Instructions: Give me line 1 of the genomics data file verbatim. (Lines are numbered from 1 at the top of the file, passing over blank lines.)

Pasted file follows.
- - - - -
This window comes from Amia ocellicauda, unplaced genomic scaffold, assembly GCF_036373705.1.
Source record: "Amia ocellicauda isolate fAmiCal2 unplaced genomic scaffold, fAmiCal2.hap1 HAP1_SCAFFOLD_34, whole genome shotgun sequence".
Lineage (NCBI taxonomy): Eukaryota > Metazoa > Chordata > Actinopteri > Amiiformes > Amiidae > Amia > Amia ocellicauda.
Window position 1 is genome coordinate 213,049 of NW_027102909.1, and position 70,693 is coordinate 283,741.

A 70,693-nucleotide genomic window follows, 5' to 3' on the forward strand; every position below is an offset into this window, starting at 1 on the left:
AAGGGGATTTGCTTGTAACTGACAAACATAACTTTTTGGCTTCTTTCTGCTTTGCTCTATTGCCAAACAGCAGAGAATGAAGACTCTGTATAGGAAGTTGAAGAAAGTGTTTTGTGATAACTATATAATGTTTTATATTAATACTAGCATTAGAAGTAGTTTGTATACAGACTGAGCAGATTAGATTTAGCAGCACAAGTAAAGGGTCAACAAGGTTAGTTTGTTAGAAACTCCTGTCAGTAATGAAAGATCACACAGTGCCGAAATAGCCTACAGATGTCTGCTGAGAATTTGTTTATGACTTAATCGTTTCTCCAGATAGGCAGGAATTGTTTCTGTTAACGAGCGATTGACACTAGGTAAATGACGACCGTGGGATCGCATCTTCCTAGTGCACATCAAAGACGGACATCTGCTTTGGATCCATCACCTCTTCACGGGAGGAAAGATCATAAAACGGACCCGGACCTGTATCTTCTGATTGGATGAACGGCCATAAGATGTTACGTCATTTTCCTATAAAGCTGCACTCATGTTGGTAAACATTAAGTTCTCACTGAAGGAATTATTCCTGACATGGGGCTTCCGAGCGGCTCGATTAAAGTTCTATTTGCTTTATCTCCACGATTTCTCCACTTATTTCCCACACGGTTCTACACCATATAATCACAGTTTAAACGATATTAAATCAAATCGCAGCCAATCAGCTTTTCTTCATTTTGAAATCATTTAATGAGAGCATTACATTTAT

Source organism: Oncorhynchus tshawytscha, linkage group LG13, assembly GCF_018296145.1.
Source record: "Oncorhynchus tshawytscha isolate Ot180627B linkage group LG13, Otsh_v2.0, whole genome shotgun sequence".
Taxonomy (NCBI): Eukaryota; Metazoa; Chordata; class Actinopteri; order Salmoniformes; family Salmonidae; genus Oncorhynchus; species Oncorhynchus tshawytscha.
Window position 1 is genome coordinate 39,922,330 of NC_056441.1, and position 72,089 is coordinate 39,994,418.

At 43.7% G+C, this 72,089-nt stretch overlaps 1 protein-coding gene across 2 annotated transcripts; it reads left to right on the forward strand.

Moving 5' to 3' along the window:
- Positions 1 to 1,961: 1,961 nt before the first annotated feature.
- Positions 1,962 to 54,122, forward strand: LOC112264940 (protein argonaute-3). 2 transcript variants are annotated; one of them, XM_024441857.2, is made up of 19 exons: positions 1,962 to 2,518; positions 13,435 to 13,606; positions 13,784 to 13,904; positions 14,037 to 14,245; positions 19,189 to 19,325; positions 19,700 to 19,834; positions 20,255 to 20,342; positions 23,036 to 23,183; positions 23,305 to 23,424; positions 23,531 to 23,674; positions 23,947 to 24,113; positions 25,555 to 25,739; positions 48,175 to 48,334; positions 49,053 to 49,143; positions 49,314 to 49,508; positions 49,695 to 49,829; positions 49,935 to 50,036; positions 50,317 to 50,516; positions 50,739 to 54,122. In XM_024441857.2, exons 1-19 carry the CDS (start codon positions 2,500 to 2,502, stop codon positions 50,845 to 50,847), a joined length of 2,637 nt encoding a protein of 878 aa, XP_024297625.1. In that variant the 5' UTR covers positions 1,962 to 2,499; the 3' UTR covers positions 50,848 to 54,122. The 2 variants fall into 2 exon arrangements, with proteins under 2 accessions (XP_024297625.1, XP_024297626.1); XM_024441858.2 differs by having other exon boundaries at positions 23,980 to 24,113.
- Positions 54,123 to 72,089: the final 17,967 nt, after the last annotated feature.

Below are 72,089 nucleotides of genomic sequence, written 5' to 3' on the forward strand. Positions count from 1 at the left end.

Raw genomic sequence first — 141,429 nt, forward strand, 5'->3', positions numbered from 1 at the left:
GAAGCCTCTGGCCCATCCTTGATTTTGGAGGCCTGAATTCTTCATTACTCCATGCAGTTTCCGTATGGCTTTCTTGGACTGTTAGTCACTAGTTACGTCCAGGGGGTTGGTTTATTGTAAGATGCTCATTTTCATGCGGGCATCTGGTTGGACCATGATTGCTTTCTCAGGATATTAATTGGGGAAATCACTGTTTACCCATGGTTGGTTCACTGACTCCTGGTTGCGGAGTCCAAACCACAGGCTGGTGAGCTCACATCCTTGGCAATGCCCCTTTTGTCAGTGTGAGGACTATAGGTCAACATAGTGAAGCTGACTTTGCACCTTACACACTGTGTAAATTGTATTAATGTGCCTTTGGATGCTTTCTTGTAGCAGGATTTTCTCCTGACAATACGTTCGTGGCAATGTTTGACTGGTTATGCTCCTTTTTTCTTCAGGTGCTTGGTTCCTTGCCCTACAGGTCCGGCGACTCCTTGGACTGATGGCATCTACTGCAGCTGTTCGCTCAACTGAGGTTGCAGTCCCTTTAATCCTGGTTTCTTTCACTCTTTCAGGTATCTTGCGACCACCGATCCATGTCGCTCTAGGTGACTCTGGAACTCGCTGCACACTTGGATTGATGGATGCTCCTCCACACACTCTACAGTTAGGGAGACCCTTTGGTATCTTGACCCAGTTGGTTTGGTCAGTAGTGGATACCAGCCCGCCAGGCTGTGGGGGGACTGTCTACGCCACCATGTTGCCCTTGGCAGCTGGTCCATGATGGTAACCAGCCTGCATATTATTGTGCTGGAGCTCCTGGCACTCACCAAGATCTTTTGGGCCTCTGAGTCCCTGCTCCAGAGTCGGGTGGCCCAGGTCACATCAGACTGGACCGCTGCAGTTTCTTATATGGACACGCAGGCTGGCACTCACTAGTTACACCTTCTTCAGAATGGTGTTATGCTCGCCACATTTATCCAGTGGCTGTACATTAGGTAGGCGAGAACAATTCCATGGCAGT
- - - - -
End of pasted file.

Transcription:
This window comes from Amia ocellicauda, unplaced genomic scaffold, assembly GCF_036373705.1.